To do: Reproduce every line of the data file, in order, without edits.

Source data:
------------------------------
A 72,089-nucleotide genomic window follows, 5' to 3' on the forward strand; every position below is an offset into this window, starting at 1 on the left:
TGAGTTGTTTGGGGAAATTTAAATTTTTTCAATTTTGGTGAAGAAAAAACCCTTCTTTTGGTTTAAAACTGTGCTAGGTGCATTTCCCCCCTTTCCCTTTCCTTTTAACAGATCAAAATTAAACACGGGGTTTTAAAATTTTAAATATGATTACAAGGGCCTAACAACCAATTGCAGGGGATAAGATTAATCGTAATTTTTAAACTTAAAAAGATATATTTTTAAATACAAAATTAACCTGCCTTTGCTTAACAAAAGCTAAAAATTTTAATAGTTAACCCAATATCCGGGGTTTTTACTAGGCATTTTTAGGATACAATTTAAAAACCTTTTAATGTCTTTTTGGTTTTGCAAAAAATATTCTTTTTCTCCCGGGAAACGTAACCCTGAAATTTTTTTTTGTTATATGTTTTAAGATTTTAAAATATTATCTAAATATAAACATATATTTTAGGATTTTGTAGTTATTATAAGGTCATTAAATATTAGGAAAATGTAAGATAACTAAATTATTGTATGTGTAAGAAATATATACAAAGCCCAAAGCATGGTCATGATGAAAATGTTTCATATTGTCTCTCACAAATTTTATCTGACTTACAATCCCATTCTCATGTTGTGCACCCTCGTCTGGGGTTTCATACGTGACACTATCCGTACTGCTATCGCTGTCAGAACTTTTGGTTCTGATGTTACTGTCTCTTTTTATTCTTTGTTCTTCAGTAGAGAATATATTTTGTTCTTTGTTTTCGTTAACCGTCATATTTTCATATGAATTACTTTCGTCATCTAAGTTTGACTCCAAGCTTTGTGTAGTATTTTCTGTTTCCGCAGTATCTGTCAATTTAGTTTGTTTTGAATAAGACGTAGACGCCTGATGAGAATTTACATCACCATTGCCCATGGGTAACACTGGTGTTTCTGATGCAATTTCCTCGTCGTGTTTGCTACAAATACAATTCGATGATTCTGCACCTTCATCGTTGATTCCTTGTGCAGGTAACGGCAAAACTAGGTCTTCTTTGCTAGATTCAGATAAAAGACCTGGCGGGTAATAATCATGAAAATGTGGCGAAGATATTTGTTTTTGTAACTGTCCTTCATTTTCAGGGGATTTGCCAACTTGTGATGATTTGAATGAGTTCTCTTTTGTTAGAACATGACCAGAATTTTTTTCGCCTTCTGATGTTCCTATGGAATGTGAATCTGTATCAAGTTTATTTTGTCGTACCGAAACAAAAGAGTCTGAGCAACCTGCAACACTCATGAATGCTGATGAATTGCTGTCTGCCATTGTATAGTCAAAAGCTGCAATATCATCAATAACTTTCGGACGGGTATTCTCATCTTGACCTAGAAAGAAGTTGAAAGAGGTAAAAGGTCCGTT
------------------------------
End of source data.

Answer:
A 72,089-nucleotide genomic window follows, 5' to 3' on the forward strand; every position below is an offset into this window, starting at 1 on the left:
TGAGTTGTTTGGGGAAATTTAAATTTTTTCAATTTTGGTGAAGAAAAAACCCTTCTTTTGGTTTAAAACTGTGCTAGGTGCATTTCCCCCCTTTCCCTTTCCTTTTAACAGATCAAAATTAAACACGGGGTTTTAAAATTTTAAATATGATTACAAGGGCCTAACAACCAATTGCAGGGGATAAGATTAATCGTAATTTTTAAACTTAAAAAGATATATTTTTAAATACAAAATTAACCTGCCTTTGCTTAACAAAAGCTAAAAATTTTAATAGTTAACCCAATATCCGGGGTTTTTACTAGGCATTTTTAGGATACAATTTAAAAACCTTTTAATGTCTTTTTGGTTTTGCAAAAAATATTCTTTTTCTCCCGGGAAACGTAACCCTGAAATTTTTTTTTGTTATATGTTTTAAGATTTTAAAATATTATCTAAATATAAACATATATTTTAGGATTTTGTAGTTATTATAAGGTCATTAAATATTAGGAAAATGTAAGATAACTAAATTATTGTATGTGTAAGAAATATATACAAAGCCCAAAGCATGGTCATGATGAAAATGTTTCATATTGTCTCTCACAAATTTTATCTGACTTACAATCCCATTCTCATGTTGTGCACCCTCGTCTGGGGTTTCATACGTGACACTATCCGTACTGCTATCGCTGTCAGAACTTTTGGTTCTGATGTTACTGTCTCTTTTTATTCTTTGTTCTTCAGTAGAGAATATATTTTGTTCTTTGTTTTCGTTAACCGTCATATTTTCATATGAATTACTTTCGTCATCTAAGTTTGACTCCAAGCTTTGTGTAGTATTTTCTGTTTCCGCAGTATCTGTCAATTTAGTTTGTTTTGAATAAGACGTAGACGCCTGATGAGAATTTACATCACCATTGCCCATGGGTAACACTGGTGTTTCTGATGCAATTTCCTCGTCGTGTTTGCTACAAATACAATTCGATGATTCTGCACCTTCATCGTTGATTCCTTGTGCAGGTAACGGCAAAACTAGGTCTTCTTTGCTAGATTCAGATAAAAGACCTGGCGGGTAATAATCATGAAAATGTGGCGAAGATATTTGTTTTTGTAACTGTCCTTCATTTTCAGGGGATTTGCCAACTTGTGATGATTTGAATGAGTTCTCTTTTGTTAGAACATGACCAGAATTTTTTTCGCCTTCTGATGTTCCTATGGAATGTGAATCTGTATCAAGTTTATTTTGTCGTACCGAAACAAAAGAGTCTGAGCAACCTGCAACACTCATGAATGCTGATGAATTGCTGTCTGCCATTGTATAGTCAAAAGCTGCAATATCATCAATAACTTTCGGACGGGTATTCTCATCTTGACCTAGAAAGAAGTTGAAAGAGGTAAAAGGTCCGTT